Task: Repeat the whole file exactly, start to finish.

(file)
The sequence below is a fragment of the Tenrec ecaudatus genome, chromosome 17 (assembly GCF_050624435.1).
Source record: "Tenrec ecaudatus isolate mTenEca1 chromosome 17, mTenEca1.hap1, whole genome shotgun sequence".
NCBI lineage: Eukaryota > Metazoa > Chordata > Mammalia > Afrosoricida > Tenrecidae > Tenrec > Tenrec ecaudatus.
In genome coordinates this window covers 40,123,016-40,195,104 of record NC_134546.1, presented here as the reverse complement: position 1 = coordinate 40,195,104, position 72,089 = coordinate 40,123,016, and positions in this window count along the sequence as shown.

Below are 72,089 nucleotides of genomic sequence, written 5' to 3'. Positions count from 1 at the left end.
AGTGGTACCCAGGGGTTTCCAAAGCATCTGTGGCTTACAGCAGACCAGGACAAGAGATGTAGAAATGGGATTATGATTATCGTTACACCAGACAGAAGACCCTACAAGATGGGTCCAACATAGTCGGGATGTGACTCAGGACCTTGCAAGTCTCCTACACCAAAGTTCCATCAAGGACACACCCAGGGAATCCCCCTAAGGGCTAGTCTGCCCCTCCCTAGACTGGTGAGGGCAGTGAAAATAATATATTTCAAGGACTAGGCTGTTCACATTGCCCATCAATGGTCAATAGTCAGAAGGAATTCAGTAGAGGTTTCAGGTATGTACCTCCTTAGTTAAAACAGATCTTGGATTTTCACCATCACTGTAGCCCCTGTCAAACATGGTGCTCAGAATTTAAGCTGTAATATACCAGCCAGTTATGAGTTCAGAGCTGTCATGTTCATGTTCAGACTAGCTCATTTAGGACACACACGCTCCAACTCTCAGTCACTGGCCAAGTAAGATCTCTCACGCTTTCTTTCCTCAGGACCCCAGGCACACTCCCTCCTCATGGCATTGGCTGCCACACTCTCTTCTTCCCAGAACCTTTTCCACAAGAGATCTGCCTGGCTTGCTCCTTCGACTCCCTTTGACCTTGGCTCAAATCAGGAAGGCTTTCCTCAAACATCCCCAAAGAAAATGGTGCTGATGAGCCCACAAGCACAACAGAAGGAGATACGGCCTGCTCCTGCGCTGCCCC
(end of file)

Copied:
The sequence below is a fragment of the Tenrec ecaudatus genome, chromosome 17 (assembly GCF_050624435.1).
Source record: "Tenrec ecaudatus isolate mTenEca1 chromosome 17, mTenEca1.hap1, whole genome shotgun sequence".
NCBI lineage: Eukaryota > Metazoa > Chordata > Mammalia > Afrosoricida > Tenrecidae > Tenrec > Tenrec ecaudatus.
In genome coordinates this window covers 40,123,016-40,195,104 of record NC_134546.1, presented here as the reverse complement: position 1 = coordinate 40,195,104, position 72,089 = coordinate 40,123,016, and positions in this window count along the sequence as shown.

Below are 72,089 nucleotides of genomic sequence, written 5' to 3'. Positions count from 1 at the left end.
AGTGGTACCCAGGGGTTTCCAAAGCATCTGTGGCTTACAGCAGACCAGGACAAGAGATGTAGAAATGGGATTATGATTATCGTTACACCAGACAGAAGACCCTACAAGATGGGTCCAACATAGTCGGGATGTGACTCAGGACCTTGCAAGTCTCCTACACCAAAGTTCCATCAAGGACACACCCAGGGAATCCCCCTAAGGGCTAGTCTGCCCCTCCCTAGACTGGTGAGGGCAGTGAAAATAATATATTTCAAGGACTAGGCTGTTCACATTGCCCATCAATGGTCAATAGTCAGAAGGAATTCAGTAGAGGTTTCAGGTATGTACCTCCTTAGTTAAAACAGATCTTGGATTTTCACCATCACTGTAGCCCCTGTCAAACATGGTGCTCAGAATTTAAGCTGTAATATACCAGCCAGTTATGAGTTCAGAGCTGTCATGTTCATGTTCAGACTAGCTCATTTAGGACACACACGCTCCAACTCTCAGTCACTGGCCAAGTAAGATCTCTCACGCTTTCTTTCCTCAGGACCCCAGGCACACTCCCTCCTCATGGCATTGGCTGCCACACTCTCTTCTTCCCAGAACCTTTTCCACAAGAGATCTGCCTGGCTTGCTCCTTCGACTCCCTTTGACCTTGGCTCAAATCAGGAAGGCTTTCCTCAAACATCCCCAAAGAAAATGGTGCTGATGAGCCCACAAGCACAACAGAAGGAGATACGGCCTGCTCCTGCGCTGCCCC